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Establishing Permanent Curl/Warp Temperature Gradient in Jointed Plain Concrete Pavements

Nassiri, Somayeh (2011) Establishing Permanent Curl/Warp Temperature Gradient in Jointed Plain Concrete Pavements. Doctoral Dissertation, University of Pittsburgh. (Unpublished)

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The concrete slab in a pavement structure curls due to a temperature gradient and warps in the presence of a drying shrinkage gradient. The curling is upward (downward) when the slab is cooler (warmer) at the top than the bottom. Warping is consistently upward because the slab is more susceptive to drying at the top. Since the slab is not free to curl, tensile stresses form in the slab. These stresses when combined with traffic loadings can result in cracking of the slab. Slabs do not remain flat in the absence of daily gradients. This is because of the temperature/moisture gradient that exists in the slab at zero-stress time. Zero-stress time occurs after the placement of the slab, during curing and following the final set time. These gradients, known as built-in or permanent curl temperature gradients, lock into the slab and either decrease or increase the curling due to the transient gradients. One more factor that influences the future shape of the slab is the permanent warp temperature gradient. A portion of the drying shrinkage in drier seasons can reverse in wet seasons, known as reversible drying shrinkage. Permanent warp is due to the irreversible portion of the drying shrinkage, which progressively increases as the concrete ages and eventually reaches a plateau. This study puts forward a procedure, including three tasks, to establish realistic values for permanent curl/warp in the slab. Task 1 includes identifying the zero-stress time in the slab. This is performed by using the data from four different instrumented pavement structures in Western Pennsylvania. Task 2 focuses on establishing the built-in temperature gradient based on the measured temperature. As part of this task, a computer temperature model is developed to predict the temperature within the pavement based on the ambient conditions and the heat of hydration. Task 3 focuses on estimating the permanent warp in the slab. This is achieved by using long-term strain measurements in two different test sections in Pennsylvania and Minnesota. The drying shrinkage development is also predicted by using a computer relative humidity model. The difference between the predicted and measured drying shrinkage is attributed to the effects of creep and base restraints.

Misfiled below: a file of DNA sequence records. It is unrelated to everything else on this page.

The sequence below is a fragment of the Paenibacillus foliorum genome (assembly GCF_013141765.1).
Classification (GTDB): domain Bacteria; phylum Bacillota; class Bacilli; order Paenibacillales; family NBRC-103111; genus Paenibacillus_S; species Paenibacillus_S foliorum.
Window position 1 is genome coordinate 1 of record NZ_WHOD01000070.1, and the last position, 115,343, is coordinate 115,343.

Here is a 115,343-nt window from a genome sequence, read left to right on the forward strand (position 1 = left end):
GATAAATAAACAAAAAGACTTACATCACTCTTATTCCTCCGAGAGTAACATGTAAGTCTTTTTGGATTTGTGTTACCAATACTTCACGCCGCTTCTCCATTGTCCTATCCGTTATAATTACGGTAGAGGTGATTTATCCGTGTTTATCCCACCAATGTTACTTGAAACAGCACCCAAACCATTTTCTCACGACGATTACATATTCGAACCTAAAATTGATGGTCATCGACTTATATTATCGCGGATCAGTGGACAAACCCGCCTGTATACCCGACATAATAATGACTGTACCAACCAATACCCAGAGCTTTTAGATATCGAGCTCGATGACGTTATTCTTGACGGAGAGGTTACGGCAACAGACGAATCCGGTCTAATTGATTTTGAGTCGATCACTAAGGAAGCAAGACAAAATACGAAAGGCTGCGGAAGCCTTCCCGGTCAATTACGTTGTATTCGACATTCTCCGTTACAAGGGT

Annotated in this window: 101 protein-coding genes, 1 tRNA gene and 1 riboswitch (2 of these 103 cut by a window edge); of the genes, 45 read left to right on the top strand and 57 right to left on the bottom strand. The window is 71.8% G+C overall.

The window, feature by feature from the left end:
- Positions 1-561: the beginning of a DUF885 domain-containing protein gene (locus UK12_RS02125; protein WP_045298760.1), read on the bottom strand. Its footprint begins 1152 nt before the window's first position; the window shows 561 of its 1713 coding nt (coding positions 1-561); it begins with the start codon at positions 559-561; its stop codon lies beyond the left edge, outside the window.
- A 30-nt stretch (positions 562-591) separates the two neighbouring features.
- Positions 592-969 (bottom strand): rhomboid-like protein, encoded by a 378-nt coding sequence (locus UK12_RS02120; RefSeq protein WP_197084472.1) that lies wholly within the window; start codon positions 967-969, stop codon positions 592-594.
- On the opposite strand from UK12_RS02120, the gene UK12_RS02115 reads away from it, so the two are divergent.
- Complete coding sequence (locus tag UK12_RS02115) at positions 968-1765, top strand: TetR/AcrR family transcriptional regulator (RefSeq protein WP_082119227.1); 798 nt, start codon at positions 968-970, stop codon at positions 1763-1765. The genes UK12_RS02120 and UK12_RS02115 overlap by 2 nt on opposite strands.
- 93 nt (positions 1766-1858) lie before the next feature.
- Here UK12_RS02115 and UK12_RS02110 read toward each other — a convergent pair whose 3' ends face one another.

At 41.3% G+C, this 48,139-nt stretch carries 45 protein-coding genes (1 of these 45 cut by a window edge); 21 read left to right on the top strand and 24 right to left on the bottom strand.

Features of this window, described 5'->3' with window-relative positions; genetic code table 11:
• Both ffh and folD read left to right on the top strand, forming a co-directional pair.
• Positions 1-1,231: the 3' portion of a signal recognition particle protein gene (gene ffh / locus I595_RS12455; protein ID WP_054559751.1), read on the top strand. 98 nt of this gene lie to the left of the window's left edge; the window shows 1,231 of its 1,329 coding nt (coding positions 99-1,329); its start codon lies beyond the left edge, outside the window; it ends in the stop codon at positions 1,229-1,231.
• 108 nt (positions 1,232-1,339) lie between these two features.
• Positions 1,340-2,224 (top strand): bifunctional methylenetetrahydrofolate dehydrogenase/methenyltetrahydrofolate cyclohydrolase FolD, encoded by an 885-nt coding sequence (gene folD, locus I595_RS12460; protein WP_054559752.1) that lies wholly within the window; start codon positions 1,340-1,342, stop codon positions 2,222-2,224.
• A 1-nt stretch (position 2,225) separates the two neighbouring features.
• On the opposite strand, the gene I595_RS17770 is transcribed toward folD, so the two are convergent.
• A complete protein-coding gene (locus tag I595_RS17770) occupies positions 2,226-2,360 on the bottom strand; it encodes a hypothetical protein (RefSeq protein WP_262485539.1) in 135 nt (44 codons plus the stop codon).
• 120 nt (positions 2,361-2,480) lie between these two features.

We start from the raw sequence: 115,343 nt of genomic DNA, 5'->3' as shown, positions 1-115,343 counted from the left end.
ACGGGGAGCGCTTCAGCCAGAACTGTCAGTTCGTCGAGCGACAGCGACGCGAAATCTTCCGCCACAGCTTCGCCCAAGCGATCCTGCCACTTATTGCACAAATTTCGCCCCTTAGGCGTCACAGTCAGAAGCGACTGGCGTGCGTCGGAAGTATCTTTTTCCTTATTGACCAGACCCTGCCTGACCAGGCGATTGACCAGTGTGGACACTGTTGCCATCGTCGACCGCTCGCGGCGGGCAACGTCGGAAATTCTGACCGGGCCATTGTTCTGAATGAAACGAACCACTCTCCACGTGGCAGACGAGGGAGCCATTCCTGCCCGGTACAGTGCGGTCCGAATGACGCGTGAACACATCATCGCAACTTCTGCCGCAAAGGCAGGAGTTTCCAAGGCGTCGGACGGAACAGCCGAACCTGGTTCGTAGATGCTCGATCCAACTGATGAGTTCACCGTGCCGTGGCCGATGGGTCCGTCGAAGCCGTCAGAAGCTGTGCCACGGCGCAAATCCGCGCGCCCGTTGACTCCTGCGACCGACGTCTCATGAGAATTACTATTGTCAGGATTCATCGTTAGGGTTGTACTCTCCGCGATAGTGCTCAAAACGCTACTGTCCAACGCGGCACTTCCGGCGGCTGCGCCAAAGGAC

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Item Type: University of Pittsburgh ETD
Status: Unpublished
CreatorsEmailPitt UsernameORCID
ETD Committee:
TitleMemberEmail AddressPitt UsernameORCID
Committee ChairVandenbossche, Juliejmv7@pitt.eduJMV7
Committee MemberJanssen,
Committee MemberBrigham, Johnbrigham@pitt.eduBRIGHAM
Committee MemberLin, JSjslin@pitt.eduJSLIN
Date: 19 September 2011
Date Type: Completion
Defense Date: 25 March 2011
Approval Date: 19 September 2011
Submission Date: 18 February 2011
Access Restriction: No restriction; Release the ETD for access worldwide immediately.
Institution: University of Pittsburgh
Schools and Programs: Swanson School of Engineering > Civil and Environmental Engineering
Degree: PhD - Doctor of Philosophy
Thesis Type: Doctoral Dissertation
Refereed: Yes
Uncontrolled Keywords: temperature; zero-stress time; built-in; concrete
Other ID:, etd-02182011-083434
Date Deposited: 10 Nov 2011 19:31
Last Modified: 15 Nov 2016 13:36


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